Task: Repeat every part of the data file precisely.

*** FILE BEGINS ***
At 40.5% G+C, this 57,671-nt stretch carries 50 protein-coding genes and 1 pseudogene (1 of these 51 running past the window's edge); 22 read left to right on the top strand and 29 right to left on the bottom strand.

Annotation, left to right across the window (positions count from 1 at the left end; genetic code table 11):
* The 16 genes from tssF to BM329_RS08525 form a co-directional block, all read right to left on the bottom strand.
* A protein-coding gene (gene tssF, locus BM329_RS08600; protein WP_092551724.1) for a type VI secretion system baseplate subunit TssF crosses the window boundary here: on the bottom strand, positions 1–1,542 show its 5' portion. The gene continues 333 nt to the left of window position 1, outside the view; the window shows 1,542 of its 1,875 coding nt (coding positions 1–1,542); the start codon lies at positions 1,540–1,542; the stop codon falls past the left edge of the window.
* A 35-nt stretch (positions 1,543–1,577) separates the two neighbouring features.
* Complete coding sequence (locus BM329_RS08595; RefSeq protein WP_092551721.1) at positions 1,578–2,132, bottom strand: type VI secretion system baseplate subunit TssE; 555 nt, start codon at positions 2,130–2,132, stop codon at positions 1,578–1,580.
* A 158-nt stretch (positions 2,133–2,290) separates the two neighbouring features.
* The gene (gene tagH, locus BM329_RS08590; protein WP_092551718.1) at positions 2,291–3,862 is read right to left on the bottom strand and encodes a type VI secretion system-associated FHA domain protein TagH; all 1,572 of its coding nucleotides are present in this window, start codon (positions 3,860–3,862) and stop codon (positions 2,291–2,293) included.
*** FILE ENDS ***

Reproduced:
At 40.5% G+C, this 57,671-nt stretch carries 50 protein-coding genes and 1 pseudogene (1 of these 51 running past the window's edge); 22 read left to right on the top strand and 29 right to left on the bottom strand.

Annotation, left to right across the window (positions count from 1 at the left end; genetic code table 11):
* The 16 genes from tssF to BM329_RS08525 form a co-directional block, all read right to left on the bottom strand.
* A protein-coding gene (gene tssF, locus BM329_RS08600; protein WP_092551724.1) for a type VI secretion system baseplate subunit TssF crosses the window boundary here: on the bottom strand, positions 1–1,542 show its 5' portion. The gene continues 333 nt to the left of window position 1, outside the view; the window shows 1,542 of its 1,875 coding nt (coding positions 1–1,542); the start codon lies at positions 1,540–1,542; the stop codon falls past the left edge of the window.
* A 35-nt stretch (positions 1,543–1,577) separates the two neighbouring features.
* Complete coding sequence (locus BM329_RS08595; RefSeq protein WP_092551721.1) at positions 1,578–2,132, bottom strand: type VI secretion system baseplate subunit TssE; 555 nt, start codon at positions 2,130–2,132, stop codon at positions 1,578–1,580.
* A 158-nt stretch (positions 2,133–2,290) separates the two neighbouring features.
* The gene (gene tagH, locus BM329_RS08590; protein WP_092551718.1) at positions 2,291–3,862 is read right to left on the bottom strand and encodes a type VI secretion system-associated FHA domain protein TagH; all 1,572 of its coding nucleotides are present in this window, start codon (positions 3,860–3,862) and stop codon (positions 2,291–2,293) included.